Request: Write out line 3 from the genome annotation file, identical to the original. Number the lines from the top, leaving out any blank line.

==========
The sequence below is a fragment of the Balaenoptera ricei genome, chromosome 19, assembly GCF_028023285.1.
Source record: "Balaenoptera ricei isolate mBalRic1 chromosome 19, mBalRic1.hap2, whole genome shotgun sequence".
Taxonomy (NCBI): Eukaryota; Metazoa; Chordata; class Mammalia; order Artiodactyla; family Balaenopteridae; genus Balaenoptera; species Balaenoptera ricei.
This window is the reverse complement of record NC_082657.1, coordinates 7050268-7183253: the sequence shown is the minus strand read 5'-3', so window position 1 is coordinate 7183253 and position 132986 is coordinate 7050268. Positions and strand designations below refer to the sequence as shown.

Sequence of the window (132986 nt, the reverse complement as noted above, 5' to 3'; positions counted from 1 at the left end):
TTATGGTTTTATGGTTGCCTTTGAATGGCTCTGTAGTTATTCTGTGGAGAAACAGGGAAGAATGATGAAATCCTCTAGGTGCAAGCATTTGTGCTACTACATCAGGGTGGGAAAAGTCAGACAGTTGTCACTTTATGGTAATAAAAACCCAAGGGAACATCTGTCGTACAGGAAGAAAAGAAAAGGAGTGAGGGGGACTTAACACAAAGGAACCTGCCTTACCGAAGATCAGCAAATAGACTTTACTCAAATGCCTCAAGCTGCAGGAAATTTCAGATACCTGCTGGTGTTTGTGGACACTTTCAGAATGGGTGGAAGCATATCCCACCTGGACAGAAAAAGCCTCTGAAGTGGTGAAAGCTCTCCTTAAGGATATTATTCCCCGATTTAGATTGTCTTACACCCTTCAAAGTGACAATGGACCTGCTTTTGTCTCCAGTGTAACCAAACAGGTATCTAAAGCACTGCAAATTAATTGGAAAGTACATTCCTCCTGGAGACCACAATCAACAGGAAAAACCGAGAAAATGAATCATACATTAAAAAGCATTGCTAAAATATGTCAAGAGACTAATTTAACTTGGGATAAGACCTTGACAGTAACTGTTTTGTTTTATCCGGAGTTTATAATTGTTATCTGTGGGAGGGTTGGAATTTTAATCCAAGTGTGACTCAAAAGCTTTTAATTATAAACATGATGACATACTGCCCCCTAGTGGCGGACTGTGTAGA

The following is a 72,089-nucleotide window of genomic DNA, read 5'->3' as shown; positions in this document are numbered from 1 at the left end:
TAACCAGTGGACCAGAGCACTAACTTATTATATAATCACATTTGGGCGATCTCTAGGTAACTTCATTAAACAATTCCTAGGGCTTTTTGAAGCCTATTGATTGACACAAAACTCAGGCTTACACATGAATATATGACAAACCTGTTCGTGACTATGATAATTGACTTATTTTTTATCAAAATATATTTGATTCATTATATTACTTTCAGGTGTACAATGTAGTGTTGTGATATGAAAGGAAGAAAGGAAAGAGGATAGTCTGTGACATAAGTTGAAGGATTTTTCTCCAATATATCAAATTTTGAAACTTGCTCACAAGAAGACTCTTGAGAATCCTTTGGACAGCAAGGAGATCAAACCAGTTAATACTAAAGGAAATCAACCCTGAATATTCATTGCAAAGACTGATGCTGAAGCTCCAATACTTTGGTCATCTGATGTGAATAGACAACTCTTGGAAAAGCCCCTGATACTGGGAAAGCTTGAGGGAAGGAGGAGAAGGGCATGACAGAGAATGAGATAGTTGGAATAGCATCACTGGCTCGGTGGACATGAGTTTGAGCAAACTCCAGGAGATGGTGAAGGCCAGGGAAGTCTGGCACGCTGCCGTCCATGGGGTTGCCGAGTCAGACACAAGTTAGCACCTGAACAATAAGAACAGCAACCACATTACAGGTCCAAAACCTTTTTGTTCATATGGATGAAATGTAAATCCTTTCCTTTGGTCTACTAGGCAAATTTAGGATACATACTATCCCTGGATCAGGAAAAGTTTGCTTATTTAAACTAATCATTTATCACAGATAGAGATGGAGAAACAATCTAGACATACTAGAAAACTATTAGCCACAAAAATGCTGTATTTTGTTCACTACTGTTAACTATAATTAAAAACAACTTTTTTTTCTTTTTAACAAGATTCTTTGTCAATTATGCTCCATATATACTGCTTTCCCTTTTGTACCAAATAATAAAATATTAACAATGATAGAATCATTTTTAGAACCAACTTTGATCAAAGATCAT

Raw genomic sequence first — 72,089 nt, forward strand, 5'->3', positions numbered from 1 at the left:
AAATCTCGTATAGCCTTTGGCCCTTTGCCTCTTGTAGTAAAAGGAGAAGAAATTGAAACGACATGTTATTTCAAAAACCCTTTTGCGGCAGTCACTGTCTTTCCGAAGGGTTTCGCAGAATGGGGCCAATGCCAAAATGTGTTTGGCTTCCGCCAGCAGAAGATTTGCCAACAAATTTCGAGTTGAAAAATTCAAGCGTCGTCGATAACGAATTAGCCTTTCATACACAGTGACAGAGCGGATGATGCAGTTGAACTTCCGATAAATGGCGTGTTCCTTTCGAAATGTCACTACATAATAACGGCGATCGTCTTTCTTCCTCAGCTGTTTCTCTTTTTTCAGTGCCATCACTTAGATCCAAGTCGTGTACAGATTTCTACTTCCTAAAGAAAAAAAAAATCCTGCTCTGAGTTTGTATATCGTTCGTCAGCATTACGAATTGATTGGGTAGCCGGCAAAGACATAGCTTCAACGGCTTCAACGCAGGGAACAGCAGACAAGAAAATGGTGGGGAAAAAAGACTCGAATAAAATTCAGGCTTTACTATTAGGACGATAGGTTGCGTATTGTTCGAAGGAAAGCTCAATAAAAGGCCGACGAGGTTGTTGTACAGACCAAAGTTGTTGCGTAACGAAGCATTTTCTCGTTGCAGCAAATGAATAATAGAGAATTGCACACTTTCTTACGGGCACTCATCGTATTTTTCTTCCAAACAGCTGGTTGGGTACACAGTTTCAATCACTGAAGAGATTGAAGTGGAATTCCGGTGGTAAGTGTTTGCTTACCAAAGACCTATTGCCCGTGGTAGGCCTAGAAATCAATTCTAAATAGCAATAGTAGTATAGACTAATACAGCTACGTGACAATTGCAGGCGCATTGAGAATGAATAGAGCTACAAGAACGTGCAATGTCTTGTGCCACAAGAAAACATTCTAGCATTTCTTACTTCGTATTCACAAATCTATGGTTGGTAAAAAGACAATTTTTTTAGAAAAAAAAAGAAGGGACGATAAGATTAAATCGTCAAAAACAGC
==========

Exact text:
Taxonomy (NCBI): Eukaryota; Metazoa; Chordata; class Mammalia; order Artiodactyla; family Balaenopteridae; genus Balaenoptera; species Balaenoptera ricei.